Want to garden with your baby or toddler, but not sure where to start? I get it, gardening with youngsters can seem daunting at first. Getting the party started with snap peas and following these tips can help get you going, and you’ll see just how easy and rewarding it can be. Even just a little time in the garden can go a long way!

Why Start with Peas?

Well for starters, peas are delicious, and I definitely only grow things I want to eat or try. Russell will always eat a pea, and we even put them right into his snack cup. They’re such a familiar veggie. We boil frozen ones literally all the time for an easy green on the plate. So it was fun to see his wheels turning when he harvested one himself and tried it right out of the ground.

Another one of my favorite things about planting peas is that here in the South, you can pretty much plant them any time. Every pea packet I’ve ever seen says “As soon as soil can be worked.” Here that is literally…almost all year, it’s just a little too hot for them in the summertime. We planted pea seeds with Russell in early February when he was just a year old.

Also – they are the perfect size for baby fingers to grab and plant. Pea seeds are just dried up full-grown peas, and so they have a nice chunk to them that babies and maneuver easily.

Choosing Seeds

Ordering seeds is definitely a super fun part of the process for me, I love a good seed catalog! So this was new to me in choosing pea seeds, but there are “shelling peas” and “snap peas.” I don’t really think you can go wrong with either. But if you want the kind of peas that are like the green peas we eat with mashed potatoes, you’re going to want to plant shelling peas. This is one of my favorite varieties of peas from Sow True Seed in Asheville, NC:

And these are what you might get if you enjoy eating the whole pea or if you’re super into cooking stir fries:

Wondering what seeds to plant and when? I always go to Cooperative Extension’s planting calendar, they have the best advice for whatever area you are in. Here is ours.

Planting Seeds

Planting seeds can be so fun, especially on a small scale so it doesn’t get overwhelming. I think we literally planted 10 pea seeds, grandma just gave us a small handful she had that were extra, but it provided such a rich learning and caring experience for Russell. There is really no need to plant row after row of things, especially if you’re just starting out. Gardening with any age can really be about the learning experience, it is not always a time to get super picky and try to have the highest yield.

I also want to show you the FULL picture of where we planted these peas. This has to be the ugliest garden ever right? Our dog literally dug a hole in the middle. But it just goes to show it doesn’t matter, and it doesn’t take anything fancy or a lot of real estate to have a good gardening experience with your family. Keeping it simp and low pressure, especially with this age group and especially for parents of this age group, is the best way to go.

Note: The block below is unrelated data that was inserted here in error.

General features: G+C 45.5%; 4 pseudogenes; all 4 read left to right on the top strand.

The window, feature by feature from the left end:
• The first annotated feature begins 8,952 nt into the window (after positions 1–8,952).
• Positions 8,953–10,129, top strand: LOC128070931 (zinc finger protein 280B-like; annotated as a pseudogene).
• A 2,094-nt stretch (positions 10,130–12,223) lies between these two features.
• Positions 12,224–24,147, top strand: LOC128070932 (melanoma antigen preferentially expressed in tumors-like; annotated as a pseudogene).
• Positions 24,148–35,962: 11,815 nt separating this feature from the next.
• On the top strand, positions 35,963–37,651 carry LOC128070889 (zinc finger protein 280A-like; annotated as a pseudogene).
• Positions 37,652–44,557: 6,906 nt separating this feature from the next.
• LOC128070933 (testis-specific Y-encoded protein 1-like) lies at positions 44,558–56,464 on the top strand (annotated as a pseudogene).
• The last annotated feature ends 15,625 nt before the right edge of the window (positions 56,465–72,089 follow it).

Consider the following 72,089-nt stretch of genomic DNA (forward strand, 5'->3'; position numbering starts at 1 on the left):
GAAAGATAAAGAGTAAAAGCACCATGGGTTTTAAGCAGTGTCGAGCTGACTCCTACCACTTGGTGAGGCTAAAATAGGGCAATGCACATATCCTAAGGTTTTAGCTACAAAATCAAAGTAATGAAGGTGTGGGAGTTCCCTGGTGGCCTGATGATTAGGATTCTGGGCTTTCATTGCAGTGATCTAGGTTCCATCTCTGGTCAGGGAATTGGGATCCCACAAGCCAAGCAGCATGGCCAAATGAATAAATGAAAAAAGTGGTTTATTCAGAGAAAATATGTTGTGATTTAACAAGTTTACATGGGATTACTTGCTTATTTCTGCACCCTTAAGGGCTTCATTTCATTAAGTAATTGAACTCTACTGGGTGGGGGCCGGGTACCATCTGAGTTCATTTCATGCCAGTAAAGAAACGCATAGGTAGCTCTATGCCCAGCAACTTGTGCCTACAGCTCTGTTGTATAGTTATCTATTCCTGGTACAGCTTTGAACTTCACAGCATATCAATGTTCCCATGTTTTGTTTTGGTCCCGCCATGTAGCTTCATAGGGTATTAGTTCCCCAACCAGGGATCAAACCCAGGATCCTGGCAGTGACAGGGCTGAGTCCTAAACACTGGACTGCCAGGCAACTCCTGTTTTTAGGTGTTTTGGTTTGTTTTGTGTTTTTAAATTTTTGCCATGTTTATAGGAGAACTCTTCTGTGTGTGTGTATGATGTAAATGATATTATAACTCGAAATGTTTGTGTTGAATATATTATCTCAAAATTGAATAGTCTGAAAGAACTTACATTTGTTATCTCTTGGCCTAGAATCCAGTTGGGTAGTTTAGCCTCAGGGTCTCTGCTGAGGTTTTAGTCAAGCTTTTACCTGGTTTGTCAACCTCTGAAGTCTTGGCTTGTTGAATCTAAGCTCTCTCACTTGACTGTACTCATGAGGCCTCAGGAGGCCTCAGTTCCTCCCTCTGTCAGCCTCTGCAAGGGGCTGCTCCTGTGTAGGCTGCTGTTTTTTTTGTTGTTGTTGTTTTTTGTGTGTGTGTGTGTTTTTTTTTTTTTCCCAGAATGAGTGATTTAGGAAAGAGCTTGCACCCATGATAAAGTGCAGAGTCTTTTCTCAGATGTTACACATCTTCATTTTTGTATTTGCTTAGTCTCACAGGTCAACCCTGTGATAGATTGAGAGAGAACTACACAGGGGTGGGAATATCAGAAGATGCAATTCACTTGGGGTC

Step-by-Step: How to Plant Peas

Here are the simple steps to planting peas. Let your baby or toddler help you! They can poke holes in the soil, play in it, put seeds in the ground, or just listen to you describe what you are doing. I promise, they are always listening and they will definitely want to try!

Once you get started and see all they can do, it will become evident based on their age how they can participate, but here are some ideas along the way:

  1. Get a small container of soil or a pick a row in a garden bed. Babies will love to help you fill your container with soil.
  2. Dig a furrow or little baby trench just deep enough for your seeds. Generally, seeds need to be planted as deep as about 2 times the size of the seed. So for peas that’s about 1/2 inch.
  3. Grab your pea seeds, and place them in the row. Ideally a couple of inches apart, but this does not need to be precise. Do a couple yourself, then offer seeds to your baby to plant.
  4. Gently cover the seeds with soil, patting them gently.
  5. This is a great time for a song. It can be silly and made up like “Grow Little Seed, Grow Little Seed, We love you! We love you” to the tune of Frère Jacques. Singing to plants actually helps them grow! So imagine what singing to our children can do?
  6. Give them a good watering, and water them 1-2 times a week. I say this, but I don’t think we watered our peas at all, and they did just fine!

Also, look at that pincer grasp! Proud mom moment. Gardening is so good for young children for so many reasons we wouldn’t ordinarily think of, like developing fine motor skills.

Harvesting + Eating

We planted back in February, but we just harvested in early May. It took a little over 2 months to get a pea, and in the mean time we checked on the growth, talked to our peas, sang them songs. They were pretty fun to watch. I really thought a toddler would be more destructive in the garden, but really these little plants are so tough!

Toddler harvesting peas in the garden

When they have fully formed their peas, you can just pluck them off the vine together, talking through it the whole way – “Wow this one looks ready! Should we look inside? Oh those are perfect little peas! I want to try one do you? Mmmmm they taste so fresh!” I have a lot more info on tasting new foods outside here, for some helpful tips if this sounds hard at first.

Things you don’t expect will definitely happen:

This is really like, a MAGICAL moment, feel free to totally soak it up and lay on thick your voice of surprise and wonder. I mean if you think about this too hard it will blow your mind. We plant dried up peas as seeds, and they then make loads more peas? Amazing.

Have you started planting your garden? What are your family’s favorite things to grow?


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